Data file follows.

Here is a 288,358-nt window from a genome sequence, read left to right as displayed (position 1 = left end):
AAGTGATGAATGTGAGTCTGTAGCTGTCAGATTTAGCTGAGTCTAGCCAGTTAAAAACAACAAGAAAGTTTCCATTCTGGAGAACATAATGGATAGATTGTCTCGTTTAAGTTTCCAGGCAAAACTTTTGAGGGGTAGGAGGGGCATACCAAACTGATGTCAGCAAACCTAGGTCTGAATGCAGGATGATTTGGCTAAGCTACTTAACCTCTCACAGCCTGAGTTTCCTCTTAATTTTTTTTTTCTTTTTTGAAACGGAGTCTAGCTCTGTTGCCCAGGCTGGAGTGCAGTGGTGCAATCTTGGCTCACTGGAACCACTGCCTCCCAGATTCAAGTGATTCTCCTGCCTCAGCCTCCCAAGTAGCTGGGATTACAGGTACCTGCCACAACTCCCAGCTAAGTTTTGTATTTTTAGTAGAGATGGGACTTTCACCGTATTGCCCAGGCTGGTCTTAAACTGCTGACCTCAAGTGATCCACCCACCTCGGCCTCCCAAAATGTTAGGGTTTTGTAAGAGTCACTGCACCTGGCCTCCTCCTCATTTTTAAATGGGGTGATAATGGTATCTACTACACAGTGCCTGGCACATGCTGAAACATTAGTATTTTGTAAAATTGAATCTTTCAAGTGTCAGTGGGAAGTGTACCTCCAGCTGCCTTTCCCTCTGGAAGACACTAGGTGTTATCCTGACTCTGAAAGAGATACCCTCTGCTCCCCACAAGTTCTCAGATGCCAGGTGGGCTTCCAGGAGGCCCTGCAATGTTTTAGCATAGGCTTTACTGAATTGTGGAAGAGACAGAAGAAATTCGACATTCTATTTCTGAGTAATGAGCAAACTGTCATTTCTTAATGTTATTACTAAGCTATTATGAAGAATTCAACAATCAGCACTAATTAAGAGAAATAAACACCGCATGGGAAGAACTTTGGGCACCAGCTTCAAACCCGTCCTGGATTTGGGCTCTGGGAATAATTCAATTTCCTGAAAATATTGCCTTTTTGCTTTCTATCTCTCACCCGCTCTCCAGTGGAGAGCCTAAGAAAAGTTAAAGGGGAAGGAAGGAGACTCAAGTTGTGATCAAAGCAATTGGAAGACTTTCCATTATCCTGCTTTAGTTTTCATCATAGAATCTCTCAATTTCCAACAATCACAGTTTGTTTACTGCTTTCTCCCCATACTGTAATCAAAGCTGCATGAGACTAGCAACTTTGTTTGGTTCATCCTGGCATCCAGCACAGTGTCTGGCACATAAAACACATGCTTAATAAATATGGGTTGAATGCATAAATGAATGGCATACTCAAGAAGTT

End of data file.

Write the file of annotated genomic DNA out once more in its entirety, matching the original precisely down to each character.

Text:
Here is a 288,358-nt window from a genome sequence, read left to right as displayed (position 1 = left end):
AAGTGATGAATGTGAGTCTGTAGCTGTCAGATTTAGCTGAGTCTAGCCAGTTAAAAACAACAAGAAAGTTTCCATTCTGGAGAACATAATGGATAGATTGTCTCGTTTAAGTTTCCAGGCAAAACTTTTGAGGGGTAGGAGGGGCATACCAAACTGATGTCAGCAAACCTAGGTCTGAATGCAGGATGATTTGGCTAAGCTACTTAACCTCTCACAGCCTGAGTTTCCTCTTAATTTTTTTTTTCTTTTTTGAAACGGAGTCTAGCTCTGTTGCCCAGGCTGGAGTGCAGTGGTGCAATCTTGGCTCACTGGAACCACTGCCTCCCAGATTCAAGTGATTCTCCTGCCTCAGCCTCCCAAGTAGCTGGGATTACAGGTACCTGCCACAACTCCCAGCTAAGTTTTGTATTTTTAGTAGAGATGGGACTTTCACCGTATTGCCCAGGCTGGTCTTAAACTGCTGACCTCAAGTGATCCACCCACCTCGGCCTCCCAAAATGTTAGGGTTTTGTAAGAGTCACTGCACCTGGCCTCCTCCTCATTTTTAAATGGGGTGATAATGGTATCTACTACACAGTGCCTGGCACATGCTGAAACATTAGTATTTTGTAAAATTGAATCTTTCAAGTGTCAGTGGGAAGTGTACCTCCAGCTGCCTTTCCCTCTGGAAGACACTAGGTGTTATCCTGACTCTGAAAGAGATACCCTCTGCTCCCCACAAGTTCTCAGATGCCAGGTGGGCTTCCAGGAGGCCCTGCAATGTTTTAGCATAGGCTTTACTGAATTGTGGAAGAGACAGAAGAAATTCGACATTCTATTTCTGAGTAATGAGCAAACTGTCATTTCTTAATGTTATTACTAAGCTATTATGAAGAATTCAACAATCAGCACTAATTAAGAGAAATAAACACCGCATGGGAAGAACTTTGGGCACCAGCTTCAAACCCGTCCTGGATTTGGGCTCTGGGAATAATTCAATTTCCTGAAAATATTGCCTTTTTGCTTTCTATCTCTCACCCGCTCTCCAGTGGAGAGCCTAAGAAAAGTTAAAGGGGAAGGAAGGAGACTCAAGTTGTGATCAAAGCAATTGGAAGACTTTCCATTATCCTGCTTTAGTTTTCATCATAGAATCTCTCAATTTCCAACAATCACAGTTTGTTTACTGCTTTCTCCCCATACTGTAATCAAAGCTGCATGAGACTAGCAACTTTGTTTGGTTCATCCTGGCATCCAGCACAGTGTCTGGCACATAAAACACATGCTTAATAAATATGGGTTGAATGCATAAATGAATGGCATACTCAAGAAGTT